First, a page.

Recognize the limits of online socializing. Meeting and connecting with people online is much less intimidating than face-to-face socializing, but it can never take the place of real human contact. You needn’t eliminate your online socializing, but don’t allow it to take the place of live events.

Give yourself lots of options. The more opportunities you have to interact with people, the less weight each one will carry. This will actually relieve stress, rather than compound it.

Play up your strengths and put others first. Worry less about what you should say and listen carefully to your conversation partners. This will allow you to make your conversation relevant to their interests, at the appropriate time.

Realize that you needn’t brag to promote yourself. Introverts sometimes hesitate to speak if they feel they lack sufficient knowledge or expertise. However, preparing for your meetings in advance will give you the confidence to state indisputable facts about your accomplishments.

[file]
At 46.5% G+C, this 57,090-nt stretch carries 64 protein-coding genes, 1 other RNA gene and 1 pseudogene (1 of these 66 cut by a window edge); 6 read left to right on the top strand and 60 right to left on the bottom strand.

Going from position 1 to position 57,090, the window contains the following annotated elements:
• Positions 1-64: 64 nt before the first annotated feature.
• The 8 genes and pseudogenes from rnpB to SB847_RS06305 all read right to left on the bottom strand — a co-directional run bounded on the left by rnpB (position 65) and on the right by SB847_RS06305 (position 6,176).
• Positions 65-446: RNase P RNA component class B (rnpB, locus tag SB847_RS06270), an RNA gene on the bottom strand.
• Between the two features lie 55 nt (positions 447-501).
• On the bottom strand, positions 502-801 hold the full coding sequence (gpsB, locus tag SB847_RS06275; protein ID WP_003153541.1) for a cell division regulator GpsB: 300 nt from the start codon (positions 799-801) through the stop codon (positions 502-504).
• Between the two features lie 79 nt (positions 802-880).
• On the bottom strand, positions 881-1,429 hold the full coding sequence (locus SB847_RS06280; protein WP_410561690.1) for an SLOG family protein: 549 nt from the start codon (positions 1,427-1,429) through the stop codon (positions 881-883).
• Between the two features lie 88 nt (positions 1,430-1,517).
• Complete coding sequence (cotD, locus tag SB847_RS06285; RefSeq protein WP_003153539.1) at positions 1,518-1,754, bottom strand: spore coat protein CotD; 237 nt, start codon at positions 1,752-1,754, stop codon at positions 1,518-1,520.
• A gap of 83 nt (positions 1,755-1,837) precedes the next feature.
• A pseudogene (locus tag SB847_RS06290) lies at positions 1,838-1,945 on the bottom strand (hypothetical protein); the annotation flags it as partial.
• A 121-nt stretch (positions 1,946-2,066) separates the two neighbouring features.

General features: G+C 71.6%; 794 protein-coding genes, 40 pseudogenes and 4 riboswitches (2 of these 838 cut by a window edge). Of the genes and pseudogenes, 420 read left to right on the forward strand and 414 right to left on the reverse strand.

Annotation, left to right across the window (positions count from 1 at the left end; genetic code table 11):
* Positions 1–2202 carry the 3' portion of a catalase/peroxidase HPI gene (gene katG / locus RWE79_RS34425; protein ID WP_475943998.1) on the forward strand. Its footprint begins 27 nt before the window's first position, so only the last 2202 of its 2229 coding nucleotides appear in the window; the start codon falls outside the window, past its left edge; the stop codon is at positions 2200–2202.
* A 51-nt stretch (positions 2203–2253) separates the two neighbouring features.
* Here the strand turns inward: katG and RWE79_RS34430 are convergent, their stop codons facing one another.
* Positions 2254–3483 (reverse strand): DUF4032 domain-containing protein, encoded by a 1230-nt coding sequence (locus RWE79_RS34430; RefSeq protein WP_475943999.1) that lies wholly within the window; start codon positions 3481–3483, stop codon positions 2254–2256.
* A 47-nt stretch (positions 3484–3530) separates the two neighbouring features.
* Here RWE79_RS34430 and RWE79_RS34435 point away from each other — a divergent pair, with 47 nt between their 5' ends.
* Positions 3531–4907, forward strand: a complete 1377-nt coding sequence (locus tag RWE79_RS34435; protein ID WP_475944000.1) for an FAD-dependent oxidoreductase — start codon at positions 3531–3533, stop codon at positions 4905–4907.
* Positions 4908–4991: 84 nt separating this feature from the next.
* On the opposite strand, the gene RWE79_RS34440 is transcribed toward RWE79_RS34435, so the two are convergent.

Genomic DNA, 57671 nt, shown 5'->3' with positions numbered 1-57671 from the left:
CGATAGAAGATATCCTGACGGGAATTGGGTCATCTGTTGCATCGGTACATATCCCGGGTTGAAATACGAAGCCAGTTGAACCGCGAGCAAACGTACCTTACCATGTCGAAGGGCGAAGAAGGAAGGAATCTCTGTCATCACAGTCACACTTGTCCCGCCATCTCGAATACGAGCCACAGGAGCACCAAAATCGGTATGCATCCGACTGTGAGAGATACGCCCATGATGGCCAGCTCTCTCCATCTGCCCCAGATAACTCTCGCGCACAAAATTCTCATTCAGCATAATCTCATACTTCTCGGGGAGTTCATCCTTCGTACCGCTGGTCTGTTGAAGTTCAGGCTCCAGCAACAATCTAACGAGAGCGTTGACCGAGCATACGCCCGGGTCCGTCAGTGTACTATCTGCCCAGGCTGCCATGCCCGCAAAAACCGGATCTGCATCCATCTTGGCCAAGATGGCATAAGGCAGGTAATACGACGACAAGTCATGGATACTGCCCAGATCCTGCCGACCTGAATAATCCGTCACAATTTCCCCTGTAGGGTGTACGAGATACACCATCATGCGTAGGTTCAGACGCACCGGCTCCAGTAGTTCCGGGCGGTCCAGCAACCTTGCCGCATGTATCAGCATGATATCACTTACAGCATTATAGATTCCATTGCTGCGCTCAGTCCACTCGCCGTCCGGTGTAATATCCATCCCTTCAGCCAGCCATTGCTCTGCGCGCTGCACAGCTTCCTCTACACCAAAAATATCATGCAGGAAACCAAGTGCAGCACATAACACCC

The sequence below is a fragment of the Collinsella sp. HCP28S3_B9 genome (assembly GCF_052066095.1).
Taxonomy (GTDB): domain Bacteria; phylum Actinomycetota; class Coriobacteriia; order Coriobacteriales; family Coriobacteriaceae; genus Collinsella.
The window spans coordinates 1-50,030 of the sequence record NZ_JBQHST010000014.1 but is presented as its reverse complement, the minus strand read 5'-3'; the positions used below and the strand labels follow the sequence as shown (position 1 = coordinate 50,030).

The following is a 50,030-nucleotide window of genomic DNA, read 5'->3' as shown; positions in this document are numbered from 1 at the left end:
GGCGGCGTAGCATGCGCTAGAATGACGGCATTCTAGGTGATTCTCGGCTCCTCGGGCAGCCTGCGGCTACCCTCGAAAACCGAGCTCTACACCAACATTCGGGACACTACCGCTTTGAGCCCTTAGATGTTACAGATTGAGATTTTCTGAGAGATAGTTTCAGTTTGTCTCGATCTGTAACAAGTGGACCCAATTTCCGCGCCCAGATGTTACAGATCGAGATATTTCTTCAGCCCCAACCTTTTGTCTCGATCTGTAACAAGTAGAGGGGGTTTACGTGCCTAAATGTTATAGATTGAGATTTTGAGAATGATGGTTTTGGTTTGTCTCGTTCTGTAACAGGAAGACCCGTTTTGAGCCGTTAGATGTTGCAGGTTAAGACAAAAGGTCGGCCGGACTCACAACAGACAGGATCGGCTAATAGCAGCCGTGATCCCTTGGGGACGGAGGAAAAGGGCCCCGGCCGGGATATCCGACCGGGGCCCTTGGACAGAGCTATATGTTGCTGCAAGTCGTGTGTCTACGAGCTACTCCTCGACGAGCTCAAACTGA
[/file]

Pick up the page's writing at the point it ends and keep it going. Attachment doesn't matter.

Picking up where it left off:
Refuse to let yourself be cowed. Do not assume that other people have more right to speak up just because they seem more confident than you. You don’t have to respond quickly; your quiet thoughtfulness may give you invaluable insight. If you are asked questions that feel invasive or demand an immediate response, focus on the things you do know and ask questions that invite others to share their knowledge.

Visualize your success. Rather than fearfully imagining a meeting as a place where you could end up being interrogated or judged, imagine it as a circle of supportive colleagues. Sooner than later, that will become your reality.